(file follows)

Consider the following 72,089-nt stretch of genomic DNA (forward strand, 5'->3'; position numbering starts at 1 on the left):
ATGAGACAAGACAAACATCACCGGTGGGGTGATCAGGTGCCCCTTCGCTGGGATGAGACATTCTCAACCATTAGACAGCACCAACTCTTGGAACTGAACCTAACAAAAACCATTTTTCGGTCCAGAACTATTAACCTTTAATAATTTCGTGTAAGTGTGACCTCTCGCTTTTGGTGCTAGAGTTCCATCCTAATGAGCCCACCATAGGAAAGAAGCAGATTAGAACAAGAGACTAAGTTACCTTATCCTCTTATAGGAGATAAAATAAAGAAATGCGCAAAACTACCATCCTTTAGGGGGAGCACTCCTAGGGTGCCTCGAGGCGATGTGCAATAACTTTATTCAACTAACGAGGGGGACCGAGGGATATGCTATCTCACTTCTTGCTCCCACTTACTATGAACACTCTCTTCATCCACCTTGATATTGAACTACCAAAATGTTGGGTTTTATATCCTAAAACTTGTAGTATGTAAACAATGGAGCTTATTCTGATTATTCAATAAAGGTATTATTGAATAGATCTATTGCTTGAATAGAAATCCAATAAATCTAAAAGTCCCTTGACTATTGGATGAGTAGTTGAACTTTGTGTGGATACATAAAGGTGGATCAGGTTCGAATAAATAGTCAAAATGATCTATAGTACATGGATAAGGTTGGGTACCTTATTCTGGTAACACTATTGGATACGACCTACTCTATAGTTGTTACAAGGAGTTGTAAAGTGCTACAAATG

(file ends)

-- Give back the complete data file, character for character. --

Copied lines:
Consider the following 72,089-nt stretch of genomic DNA (forward strand, 5'->3'; position numbering starts at 1 on the left):
ATGAGACAAGACAAACATCACCGGTGGGGTGATCAGGTGCCCCTTCGCTGGGATGAGACATTCTCAACCATTAGACAGCACCAACTCTTGGAACTGAACCTAACAAAAACCATTTTTCGGTCCAGAACTATTAACCTTTAATAATTTCGTGTAAGTGTGACCTCTCGCTTTTGGTGCTAGAGTTCCATCCTAATGAGCCCACCATAGGAAAGAAGCAGATTAGAACAAGAGACTAAGTTACCTTATCCTCTTATAGGAGATAAAATAAAGAAATGCGCAAAACTACCATCCTTTAGGGGGAGCACTCCTAGGGTGCCTCGAGGCGATGTGCAATAACTTTATTCAACTAACGAGGGGGACCGAGGGATATGCTATCTCACTTCTTGCTCCCACTTACTATGAACACTCTCTTCATCCACCTTGATATTGAACTACCAAAATGTTGGGTTTTATATCCTAAAACTTGTAGTATGTAAACAATGGAGCTTATTCTGATTATTCAATAAAGGTATTATTGAATAGATCTATTGCTTGAATAGAAATCCAATAAATCTAAAAGTCCCTTGACTATTGGATGAGTAGTTGAACTTTGTGTGGATACATAAAGGTGGATCAGGTTCGAATAAATAGTCAAAATGATCTATAGTACATGGATAAGGTTGGGTACCTTATTCTGGTAACACTATTGGATACGACCTACTCTATAGTTGTTACAAGGAGTTGTAAAGTGCTACAAATG